Collymore: I'm proud of Sancho, a talent using his skills and his platform


Jadon Sancho can be very proud of his actions over the weekend — and certainly I was very proud of him.

I’m not normally a fan of politics crossing into sport but the tragic story of George Floyd has highlighted, yet again, that for many racism is still quite literally a struggle between life and death.

The fact this has gone transatlantic now shows the depth of feeling over how abhorrent racism is.

And for Sancho to reveal a ‘Justice for George Floyd’ T-shirt over the weekend after scoring his first goal for Borussia Dortmund against Paderborn is yet more proof he not only has talent in abundance, but character too.

Sancho after scoring his side’s first goal

I interviewed him at St George’s Park towards the end of last year and we spoke about his decision to quit Manchester City and head for Germany.

The thing that impressed me the most was the fact he wanted to take on challenges and that he was aware of the world around him.

The situation in America was obviously something that was weighing heavily on his mind before the game but, even so, it would have been easy to forget about it for 90-odd minutes.

All eyes are on the Bundesliga at the moment and it would have been easy to think, ‘Let’s just keep our heads down and get the games done’.

So it says a lot about the kid — and a lot about his generation — that he and so many of others are savvy enough and willing enough to put their name to their beliefs in public.

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Sancho is willing to use his platform

When I was playing, you’d have people saying, ‘Oh, that’s really bad’, behind closed doors.

But when a camera was thrust in their face it’d be all, ‘Yes, great game… game of two halves… I couldn’t have done it without my team-mates’.

I know Robbie Fowler showed his support for Liverpool’s dockers and Sasa Curcic protested Nato’s bombing of Sarajevo, but examples of players really standing up on serious matters were few and far between.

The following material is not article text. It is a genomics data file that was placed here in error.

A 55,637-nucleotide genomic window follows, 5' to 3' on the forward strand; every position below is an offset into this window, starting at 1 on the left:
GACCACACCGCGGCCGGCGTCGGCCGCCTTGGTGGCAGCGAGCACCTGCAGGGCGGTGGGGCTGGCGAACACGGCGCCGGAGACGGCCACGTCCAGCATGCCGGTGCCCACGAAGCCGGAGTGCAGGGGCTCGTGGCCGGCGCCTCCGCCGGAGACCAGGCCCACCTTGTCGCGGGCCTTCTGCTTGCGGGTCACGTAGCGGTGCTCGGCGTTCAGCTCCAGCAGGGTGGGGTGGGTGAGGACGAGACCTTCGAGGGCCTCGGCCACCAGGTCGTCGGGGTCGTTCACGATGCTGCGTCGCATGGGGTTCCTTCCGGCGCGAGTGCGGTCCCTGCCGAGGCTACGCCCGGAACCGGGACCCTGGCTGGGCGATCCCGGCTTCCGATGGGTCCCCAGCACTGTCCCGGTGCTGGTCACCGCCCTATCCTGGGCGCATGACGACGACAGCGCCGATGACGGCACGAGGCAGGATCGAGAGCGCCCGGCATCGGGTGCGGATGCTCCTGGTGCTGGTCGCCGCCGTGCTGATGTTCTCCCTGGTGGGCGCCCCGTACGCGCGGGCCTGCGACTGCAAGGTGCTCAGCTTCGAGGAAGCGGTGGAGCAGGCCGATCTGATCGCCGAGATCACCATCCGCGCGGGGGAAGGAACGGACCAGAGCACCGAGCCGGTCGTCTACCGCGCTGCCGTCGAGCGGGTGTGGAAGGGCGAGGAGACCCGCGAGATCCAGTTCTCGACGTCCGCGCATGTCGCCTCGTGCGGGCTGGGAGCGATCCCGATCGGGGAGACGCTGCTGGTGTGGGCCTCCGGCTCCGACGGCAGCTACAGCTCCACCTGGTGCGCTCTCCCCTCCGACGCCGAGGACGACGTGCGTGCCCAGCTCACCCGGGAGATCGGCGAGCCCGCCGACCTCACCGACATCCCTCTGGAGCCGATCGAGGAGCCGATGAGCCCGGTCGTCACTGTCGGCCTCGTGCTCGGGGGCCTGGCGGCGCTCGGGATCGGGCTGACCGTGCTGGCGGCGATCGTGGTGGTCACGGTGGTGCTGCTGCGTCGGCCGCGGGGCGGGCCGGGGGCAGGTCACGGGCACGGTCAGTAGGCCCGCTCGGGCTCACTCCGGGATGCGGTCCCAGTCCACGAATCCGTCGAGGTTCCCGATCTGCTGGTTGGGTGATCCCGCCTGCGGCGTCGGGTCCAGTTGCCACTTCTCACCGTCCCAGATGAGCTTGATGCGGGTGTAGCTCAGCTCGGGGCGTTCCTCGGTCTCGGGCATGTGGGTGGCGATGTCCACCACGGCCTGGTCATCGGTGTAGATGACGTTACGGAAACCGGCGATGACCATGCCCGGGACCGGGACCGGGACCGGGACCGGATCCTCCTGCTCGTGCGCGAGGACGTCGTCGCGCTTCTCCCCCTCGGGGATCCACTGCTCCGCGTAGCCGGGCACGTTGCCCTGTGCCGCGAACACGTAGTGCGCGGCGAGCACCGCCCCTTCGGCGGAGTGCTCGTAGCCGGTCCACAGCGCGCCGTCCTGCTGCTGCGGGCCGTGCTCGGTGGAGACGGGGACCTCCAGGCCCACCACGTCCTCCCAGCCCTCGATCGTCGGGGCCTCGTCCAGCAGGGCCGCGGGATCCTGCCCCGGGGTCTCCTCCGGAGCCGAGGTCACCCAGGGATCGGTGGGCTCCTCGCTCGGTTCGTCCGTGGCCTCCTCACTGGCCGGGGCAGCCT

Sancho wasn’t just using his platform to dig out a politician, he used it to further highlight a societal issue and I’m so impressed that he did.

Robbie Fowler shows his support for the dockers’ strikes in 1997

Marcus Thuram, son of France legend Lillian, also took a stance

Just like I was impressed when Raheem Sterling spoke out about being subjected to racism at Stamford Bridge, because without these guys — working-class footballers — there aren’t a lot of other people sticking up for such as George Floyd at the minute.

I know there are a lot of people protesting in the US and around the globe, and that is very welcome.

But we need high-profile black voices who are willing to come out and say, ‘This isn’t happening anymore’.

And the fact Sancho and Borussia Moenchengladbach’s Marcus Thuram – who took a knee in his side’s victory over Union Berlin – lent their powerful voices is great to see.

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Whether we like it or not, there are some football fans who are to the right or even far right of the political spectrum.

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And more than any politician, Sancho, Thuram and Sterling might just have a chance of changing the mind of 16 or 17-year-old kid who might otherwise be thinking, ‘Ah, another black dude dead, who gives a damn?’

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